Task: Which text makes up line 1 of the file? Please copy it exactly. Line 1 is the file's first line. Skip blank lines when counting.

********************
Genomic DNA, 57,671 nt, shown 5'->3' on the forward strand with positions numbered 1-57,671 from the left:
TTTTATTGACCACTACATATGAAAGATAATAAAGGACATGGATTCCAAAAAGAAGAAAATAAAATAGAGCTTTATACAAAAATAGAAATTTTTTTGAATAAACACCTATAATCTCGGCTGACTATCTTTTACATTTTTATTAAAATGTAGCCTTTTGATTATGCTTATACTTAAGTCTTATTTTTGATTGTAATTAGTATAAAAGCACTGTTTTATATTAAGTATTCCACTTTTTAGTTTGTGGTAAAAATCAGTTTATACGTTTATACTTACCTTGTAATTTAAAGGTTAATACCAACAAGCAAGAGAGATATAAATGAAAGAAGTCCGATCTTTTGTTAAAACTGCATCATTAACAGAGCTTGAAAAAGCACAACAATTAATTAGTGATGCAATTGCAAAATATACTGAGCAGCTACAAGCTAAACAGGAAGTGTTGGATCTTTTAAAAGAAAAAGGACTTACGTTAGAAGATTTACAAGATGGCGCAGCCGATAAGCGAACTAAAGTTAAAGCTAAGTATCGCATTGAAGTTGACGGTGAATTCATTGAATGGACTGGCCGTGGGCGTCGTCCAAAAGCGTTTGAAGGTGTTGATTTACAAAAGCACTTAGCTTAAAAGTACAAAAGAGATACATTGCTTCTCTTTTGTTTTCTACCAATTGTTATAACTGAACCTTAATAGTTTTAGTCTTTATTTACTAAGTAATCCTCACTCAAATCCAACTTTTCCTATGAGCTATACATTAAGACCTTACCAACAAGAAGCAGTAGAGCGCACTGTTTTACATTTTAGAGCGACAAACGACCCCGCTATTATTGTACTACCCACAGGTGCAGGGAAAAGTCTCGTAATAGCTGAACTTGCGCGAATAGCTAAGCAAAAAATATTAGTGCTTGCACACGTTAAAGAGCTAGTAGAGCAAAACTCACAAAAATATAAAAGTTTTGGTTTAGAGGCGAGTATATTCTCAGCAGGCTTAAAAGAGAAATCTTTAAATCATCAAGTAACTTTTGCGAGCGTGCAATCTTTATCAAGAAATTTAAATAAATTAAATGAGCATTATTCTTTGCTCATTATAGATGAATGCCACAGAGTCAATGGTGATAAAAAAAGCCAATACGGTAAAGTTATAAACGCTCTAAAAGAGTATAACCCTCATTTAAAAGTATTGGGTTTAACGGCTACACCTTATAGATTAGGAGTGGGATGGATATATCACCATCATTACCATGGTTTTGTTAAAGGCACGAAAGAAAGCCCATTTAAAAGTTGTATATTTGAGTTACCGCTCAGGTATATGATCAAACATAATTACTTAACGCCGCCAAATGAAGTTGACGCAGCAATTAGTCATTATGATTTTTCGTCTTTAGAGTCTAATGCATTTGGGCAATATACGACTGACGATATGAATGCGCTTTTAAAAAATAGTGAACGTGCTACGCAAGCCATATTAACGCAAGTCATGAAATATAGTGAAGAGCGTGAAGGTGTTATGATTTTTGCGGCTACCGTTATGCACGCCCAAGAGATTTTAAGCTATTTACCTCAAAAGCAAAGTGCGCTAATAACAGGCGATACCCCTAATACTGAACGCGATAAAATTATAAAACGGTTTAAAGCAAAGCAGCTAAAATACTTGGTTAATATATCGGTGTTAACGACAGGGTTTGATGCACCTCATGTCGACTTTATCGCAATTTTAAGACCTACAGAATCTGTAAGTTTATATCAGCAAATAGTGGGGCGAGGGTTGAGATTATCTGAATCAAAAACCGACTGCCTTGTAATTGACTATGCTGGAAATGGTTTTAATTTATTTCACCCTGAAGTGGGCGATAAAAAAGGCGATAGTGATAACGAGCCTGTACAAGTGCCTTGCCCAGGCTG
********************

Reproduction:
Genomic DNA, 57,671 nt, shown 5'->3' on the forward strand with positions numbered 1-57,671 from the left: